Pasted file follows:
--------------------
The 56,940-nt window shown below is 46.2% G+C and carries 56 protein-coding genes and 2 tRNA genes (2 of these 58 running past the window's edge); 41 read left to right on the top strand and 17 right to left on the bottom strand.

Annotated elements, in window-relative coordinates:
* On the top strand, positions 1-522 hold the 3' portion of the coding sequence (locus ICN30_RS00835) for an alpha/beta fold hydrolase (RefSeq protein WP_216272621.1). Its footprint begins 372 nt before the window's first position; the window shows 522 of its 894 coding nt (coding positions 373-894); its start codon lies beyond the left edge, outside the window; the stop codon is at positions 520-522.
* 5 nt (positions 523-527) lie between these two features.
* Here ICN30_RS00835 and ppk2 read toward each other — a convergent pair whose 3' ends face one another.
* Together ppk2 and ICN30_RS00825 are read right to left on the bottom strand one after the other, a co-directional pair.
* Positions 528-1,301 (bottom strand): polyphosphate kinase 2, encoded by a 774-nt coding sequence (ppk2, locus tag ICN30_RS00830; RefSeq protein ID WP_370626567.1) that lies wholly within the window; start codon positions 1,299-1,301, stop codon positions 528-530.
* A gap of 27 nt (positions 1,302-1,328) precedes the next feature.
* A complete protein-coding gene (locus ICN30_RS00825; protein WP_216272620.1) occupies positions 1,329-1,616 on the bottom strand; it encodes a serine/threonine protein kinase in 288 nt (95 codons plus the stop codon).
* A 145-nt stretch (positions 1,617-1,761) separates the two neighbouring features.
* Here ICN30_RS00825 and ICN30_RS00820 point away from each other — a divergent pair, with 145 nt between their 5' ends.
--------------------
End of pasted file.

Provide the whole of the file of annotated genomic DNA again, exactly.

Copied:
The 56,940-nt window shown below is 46.2% G+C and carries 56 protein-coding genes and 2 tRNA genes (2 of these 58 running past the window's edge); 41 read left to right on the top strand and 17 right to left on the bottom strand.

Annotated elements, in window-relative coordinates:
* On the top strand, positions 1-522 hold the 3' portion of the coding sequence (locus ICN30_RS00835) for an alpha/beta fold hydrolase (RefSeq protein WP_216272621.1). Its footprint begins 372 nt before the window's first position; the window shows 522 of its 894 coding nt (coding positions 373-894); its start codon lies beyond the left edge, outside the window; the stop codon is at positions 520-522.
* 5 nt (positions 523-527) lie between these two features.
* Here ICN30_RS00835 and ppk2 read toward each other — a convergent pair whose 3' ends face one another.
* Together ppk2 and ICN30_RS00825 are read right to left on the bottom strand one after the other, a co-directional pair.
* Positions 528-1,301 (bottom strand): polyphosphate kinase 2, encoded by a 774-nt coding sequence (ppk2, locus tag ICN30_RS00830; RefSeq protein ID WP_370626567.1) that lies wholly within the window; start codon positions 1,299-1,301, stop codon positions 528-530.
* A gap of 27 nt (positions 1,302-1,328) precedes the next feature.
* A complete protein-coding gene (locus ICN30_RS00825; protein WP_216272620.1) occupies positions 1,329-1,616 on the bottom strand; it encodes a serine/threonine protein kinase in 288 nt (95 codons plus the stop codon).
* A 145-nt stretch (positions 1,617-1,761) separates the two neighbouring features.
* Here ICN30_RS00825 and ICN30_RS00820 point away from each other — a divergent pair, with 145 nt between their 5' ends.